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Warmwater Fly Fishing Bass, Bream, Perch, etc...

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Old 01-09-2013, 08:53 AM
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Default Warmwater flies.

So long story short I have mostly used just spinning and baitcasting gear for bass and panfish. My cheap flyrod combo served as a side attraction for panfish. I am moving into a more flyfishing-centric mode of fishing. My fly collection right now is small, mainly some wooly buggers, muddler minnows and a bunch of small panfish poppers. I am using a 3wt for panfish and 5wt for bass in the sub 5 pound range (would say rough average size would be 3 pound.)

So here I am looking to beef up the collection, and I am seeking advice on what to buy (and if it matters I do plan on picking up tying eventually since I bought myself a fairly decent vise years ago but hardly used it....plus I have all the tools needed, but just a very basic collection of materials.) I already have an idea on some stuff I think I want to add like:

crayfish pattern
clouser minnow pattern
some kind of leech pattern
worm pattern

I have also had some decent luck using a royal coachman wet fly for panfish, so will probably get/make more of those as well as more of the poppers. I would also love a good damselfly pattern since one of my old bass honey holes had tons of them, and the bass would do aerobatics just to get to these things (I swear it was like their crack cocaine!)

So, any other suggestions or ideas? Both in patterns and pre-tied flies?

Thanks!
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Old 01-09-2013, 09:32 AM
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Default Re: Warmwater flies.

Most of my fishing is for panfish with a 2 or 3wt rod.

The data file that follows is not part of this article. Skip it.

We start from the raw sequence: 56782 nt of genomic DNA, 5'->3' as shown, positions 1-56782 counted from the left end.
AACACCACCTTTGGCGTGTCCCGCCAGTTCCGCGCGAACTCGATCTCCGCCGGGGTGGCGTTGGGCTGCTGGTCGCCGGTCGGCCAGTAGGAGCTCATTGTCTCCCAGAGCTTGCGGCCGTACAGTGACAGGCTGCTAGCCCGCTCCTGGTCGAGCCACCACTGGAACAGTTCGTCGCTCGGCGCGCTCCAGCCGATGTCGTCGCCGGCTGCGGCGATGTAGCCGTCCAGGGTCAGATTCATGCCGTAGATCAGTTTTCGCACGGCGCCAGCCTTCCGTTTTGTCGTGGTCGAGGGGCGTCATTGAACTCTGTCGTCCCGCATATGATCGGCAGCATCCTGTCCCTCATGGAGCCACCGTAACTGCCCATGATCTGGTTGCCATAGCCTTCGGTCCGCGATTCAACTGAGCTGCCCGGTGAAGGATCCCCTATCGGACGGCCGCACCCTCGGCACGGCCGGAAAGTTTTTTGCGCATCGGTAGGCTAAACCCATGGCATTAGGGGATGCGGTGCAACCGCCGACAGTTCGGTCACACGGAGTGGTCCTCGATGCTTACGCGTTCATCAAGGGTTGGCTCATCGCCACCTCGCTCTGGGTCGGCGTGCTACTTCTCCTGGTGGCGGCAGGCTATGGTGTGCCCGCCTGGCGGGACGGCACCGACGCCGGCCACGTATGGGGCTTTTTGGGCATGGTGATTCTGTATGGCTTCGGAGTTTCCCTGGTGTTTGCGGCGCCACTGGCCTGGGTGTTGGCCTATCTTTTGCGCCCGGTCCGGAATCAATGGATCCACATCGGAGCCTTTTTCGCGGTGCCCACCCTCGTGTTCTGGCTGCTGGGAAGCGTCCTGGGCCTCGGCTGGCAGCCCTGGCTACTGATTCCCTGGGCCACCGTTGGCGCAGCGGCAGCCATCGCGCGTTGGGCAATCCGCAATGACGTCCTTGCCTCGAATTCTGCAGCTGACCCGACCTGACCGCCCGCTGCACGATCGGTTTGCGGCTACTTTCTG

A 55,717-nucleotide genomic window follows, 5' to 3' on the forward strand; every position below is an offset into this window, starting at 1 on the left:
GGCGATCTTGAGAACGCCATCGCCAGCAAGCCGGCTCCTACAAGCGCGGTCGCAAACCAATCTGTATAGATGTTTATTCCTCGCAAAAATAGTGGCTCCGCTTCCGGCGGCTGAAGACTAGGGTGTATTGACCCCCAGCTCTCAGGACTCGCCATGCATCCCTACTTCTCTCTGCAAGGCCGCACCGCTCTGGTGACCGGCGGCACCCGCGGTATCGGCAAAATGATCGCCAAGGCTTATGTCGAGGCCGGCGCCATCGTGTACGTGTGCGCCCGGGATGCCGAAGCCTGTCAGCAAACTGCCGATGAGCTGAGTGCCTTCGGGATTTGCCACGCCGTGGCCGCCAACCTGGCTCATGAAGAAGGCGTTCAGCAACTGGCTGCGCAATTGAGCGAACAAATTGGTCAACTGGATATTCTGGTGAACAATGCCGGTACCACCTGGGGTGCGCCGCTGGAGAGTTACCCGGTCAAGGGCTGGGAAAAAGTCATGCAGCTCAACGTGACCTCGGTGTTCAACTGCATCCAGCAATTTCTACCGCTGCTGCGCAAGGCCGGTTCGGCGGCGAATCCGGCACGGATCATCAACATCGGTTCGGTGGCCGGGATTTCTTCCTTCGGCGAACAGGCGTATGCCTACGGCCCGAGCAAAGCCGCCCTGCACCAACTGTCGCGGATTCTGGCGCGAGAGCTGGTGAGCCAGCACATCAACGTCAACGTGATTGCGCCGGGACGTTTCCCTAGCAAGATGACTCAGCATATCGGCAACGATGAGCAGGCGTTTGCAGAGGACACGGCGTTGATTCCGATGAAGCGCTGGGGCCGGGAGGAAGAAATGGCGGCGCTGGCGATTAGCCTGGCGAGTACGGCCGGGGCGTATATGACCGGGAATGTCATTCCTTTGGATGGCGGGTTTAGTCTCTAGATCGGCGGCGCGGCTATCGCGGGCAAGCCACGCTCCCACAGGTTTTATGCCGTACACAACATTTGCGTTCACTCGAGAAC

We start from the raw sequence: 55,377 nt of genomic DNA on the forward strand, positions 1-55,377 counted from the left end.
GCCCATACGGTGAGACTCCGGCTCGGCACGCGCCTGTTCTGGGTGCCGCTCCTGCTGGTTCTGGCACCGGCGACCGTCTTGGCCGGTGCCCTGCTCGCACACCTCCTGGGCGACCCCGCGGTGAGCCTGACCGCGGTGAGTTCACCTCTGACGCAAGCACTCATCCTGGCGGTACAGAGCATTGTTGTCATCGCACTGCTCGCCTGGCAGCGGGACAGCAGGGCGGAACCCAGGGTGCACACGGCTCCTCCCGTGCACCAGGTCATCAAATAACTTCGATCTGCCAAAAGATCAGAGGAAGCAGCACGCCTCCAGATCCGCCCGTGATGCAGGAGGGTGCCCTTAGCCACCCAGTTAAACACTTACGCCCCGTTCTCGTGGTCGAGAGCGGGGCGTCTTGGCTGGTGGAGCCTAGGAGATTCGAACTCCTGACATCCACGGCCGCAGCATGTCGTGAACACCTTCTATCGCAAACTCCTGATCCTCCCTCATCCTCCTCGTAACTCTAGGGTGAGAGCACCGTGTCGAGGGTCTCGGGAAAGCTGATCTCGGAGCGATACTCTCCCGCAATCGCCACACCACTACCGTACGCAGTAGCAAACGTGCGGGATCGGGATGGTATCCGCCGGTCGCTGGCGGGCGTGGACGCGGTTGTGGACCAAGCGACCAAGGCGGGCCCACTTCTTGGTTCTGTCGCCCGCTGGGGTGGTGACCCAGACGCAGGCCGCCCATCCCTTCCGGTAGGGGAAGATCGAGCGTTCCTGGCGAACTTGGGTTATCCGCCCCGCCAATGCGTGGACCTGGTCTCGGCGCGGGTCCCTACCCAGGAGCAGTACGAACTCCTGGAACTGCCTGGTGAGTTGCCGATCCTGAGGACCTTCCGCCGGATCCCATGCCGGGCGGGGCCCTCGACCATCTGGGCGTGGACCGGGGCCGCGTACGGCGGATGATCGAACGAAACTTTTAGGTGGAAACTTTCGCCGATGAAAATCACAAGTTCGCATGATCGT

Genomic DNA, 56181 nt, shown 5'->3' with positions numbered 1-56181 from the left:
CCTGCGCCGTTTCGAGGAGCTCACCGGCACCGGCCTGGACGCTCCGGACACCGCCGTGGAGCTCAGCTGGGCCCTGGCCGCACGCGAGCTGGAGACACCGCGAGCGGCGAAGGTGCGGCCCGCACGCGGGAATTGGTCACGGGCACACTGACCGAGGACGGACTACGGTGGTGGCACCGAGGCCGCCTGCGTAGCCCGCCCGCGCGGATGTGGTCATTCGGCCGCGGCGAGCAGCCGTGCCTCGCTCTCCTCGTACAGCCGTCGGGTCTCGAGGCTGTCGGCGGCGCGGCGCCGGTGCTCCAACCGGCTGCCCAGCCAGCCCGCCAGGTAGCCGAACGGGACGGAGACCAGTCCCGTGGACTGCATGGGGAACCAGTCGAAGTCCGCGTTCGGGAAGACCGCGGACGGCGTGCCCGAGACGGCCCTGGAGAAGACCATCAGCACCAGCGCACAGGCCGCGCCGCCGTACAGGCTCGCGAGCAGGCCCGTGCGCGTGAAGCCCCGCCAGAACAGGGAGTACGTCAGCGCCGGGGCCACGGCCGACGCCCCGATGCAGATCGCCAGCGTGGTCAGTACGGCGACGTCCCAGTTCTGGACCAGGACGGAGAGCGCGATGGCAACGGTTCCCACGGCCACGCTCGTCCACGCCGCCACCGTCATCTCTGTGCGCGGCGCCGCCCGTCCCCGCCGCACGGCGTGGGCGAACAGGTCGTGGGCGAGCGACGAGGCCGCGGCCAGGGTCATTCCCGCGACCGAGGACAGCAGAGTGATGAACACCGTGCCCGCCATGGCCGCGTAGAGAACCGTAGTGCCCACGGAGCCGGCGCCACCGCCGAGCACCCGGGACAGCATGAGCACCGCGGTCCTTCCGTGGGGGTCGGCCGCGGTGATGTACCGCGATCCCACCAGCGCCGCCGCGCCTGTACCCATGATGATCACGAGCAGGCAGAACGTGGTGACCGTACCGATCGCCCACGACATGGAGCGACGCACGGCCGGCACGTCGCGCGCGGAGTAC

My go-to patterns are:
topwater:
foam beetle
elk hair caddis
Griffin's gnat
sub-surface:
green weenie
PT nymph
a bead chain eyed maribou minnow ( http://ultralightflyfishing.com/foru...hp?f=94&t=6643 )

Used the minnow to catch a 'gill yesterday in a very cold pond.
See the thread in this forum -
First 'gill of the year
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Old 01-09-2013, 10:40 AM
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Default Re: Warmwater flies.

one of the beautys of warm water fishing is that you dont need an endless supply of patterns. id say wahat you have and plan on adding should be fine. id probably also throw in a general bead head nymph like a pheasant tail zug bug or hares ear in size 10 or so for panfish and go with that. you cam always pick up some other stuff thats strikes your fancy as you see them but those general patterns will catch plenty of fish.
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Old 01-09-2013, 11:21 AM
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Default Re: Warmwater flies.

Thanks fellas, this is just what I was looking for. A bunch of easy patterns to tie that work. I figured I would not have to go overboard pattern-wise like for trout since warmwater beasties tend not to be too picky as long as it is flashy and/or has gaudy bright colors.
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Old 01-09-2013, 11:26 AM
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Default Re: Warmwater flies.

I wouldn't go out without top water flies

The sneaky pete slider is a "big fish" fly for me and as much as I like my own popper patterns, most of the time the Gartside gurglar is a better producer.
Gurglars are too easy not to tie your own, and besides most commerical bass flies don't come with weed guards, and that's a "must" where I fish.


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Old 01-09-2013, 11:38 AM
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Default Re: Warmwater flies.

Brian, there are many fly patterns that will work well for warmwater species. The others have given you some great advise.